After Susan became my beautiful bride, we went to Fairbanks, Alaska, for two years of adventure. Our first job was managing a rooming house inhabited by tradesmen awaiting their union calls to work at Prudhoe Bay. While they lolled around Harvey’s Rooms, Susan happened to mention the Omni was having carburetor problems; soon thereafter a committee of five men was assessing the situation under the hood. I shooed them away. What would have happened if they had gotten it apart but couldn’t fix it? My wife hadn’t thought of that. Maybe I was incompetent, but I hadn’t abdicated my command. A professional, certified mechanic replaced the carb. Then, with the Omni running well, we undertook a little road trip. At that time it was unusually hot in the interior of Alaska, well into the 80s, and every bag of ice in the stores had been snapped up. Our day’s journey took us to a hot springs about 100 miles away—not that we immersed ourselves in it; we were just Lookie Lous, as Susan likes to say. About thirty miles into the return, the engine warning lit up red for the first time in ages, but naturally we ignored it. Before long the engine coughed because of a blown head gasket and refused to drag us any farther. We were stranded out in the Steese Highway wilderness. But happy-go-lucky, husband-and-wife, weekend gold miners fetched us from the roadside, offered consolation, and carried us back to town in their Ford pickup. We arranged for towing. The Omni’s cylinder head hadn’t warped, and I had sure learned a lesson. For good measure, we got the radiator cleaned out, solving the overheating problem.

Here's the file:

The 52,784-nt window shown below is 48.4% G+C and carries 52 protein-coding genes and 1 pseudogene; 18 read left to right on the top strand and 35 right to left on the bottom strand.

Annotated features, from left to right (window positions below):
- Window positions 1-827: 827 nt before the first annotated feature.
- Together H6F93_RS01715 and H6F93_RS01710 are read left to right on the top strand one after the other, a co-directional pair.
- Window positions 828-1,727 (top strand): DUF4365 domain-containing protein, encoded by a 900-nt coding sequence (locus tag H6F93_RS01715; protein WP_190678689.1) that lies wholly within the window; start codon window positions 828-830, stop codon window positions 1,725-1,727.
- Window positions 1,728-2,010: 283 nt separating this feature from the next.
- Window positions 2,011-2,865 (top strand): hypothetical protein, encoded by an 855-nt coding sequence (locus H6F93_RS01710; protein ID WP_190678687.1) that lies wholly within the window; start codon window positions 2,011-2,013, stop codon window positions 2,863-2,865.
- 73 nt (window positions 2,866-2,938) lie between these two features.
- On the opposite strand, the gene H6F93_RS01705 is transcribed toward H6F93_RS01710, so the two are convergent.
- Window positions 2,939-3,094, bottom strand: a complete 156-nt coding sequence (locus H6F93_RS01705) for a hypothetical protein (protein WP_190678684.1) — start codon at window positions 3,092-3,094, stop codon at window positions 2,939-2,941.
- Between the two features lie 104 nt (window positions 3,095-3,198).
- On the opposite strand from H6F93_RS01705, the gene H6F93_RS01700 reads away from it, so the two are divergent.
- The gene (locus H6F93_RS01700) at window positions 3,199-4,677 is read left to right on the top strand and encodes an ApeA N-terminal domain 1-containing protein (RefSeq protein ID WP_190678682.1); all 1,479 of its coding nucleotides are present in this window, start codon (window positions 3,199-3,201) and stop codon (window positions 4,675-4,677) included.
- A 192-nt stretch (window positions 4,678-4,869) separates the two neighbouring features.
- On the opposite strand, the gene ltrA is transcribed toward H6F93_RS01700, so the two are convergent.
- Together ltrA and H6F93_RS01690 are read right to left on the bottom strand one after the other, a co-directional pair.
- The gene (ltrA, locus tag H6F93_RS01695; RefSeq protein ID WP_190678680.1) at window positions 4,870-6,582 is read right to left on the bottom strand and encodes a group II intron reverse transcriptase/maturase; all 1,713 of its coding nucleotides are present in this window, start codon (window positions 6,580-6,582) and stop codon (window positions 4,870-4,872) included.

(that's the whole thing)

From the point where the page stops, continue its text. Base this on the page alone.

The End of an Omni
In February 1983 we drove the Omni all the way back to Los Angeles. One thing that made the trip even more remarkable was the week’s warmer-than-average daytime temperatures of around 30 degrees (instead of the expected reading of 15 below) that allowed us to stop along the Alaska Highway; we could leave the tranny in drive but set the emergency brake and get out of the car to take pictures of the immense frozen lakes and experience the arresting silence of Canada’s Yukon and northern British Columbia. I’ll never forget descending through the Fraser River Gorge, entering the temperate Puget Basin, and suddenly smelling moist earth for the first time in months. Susan remembers stopping there for ice cream cones and sitting outside to eat them.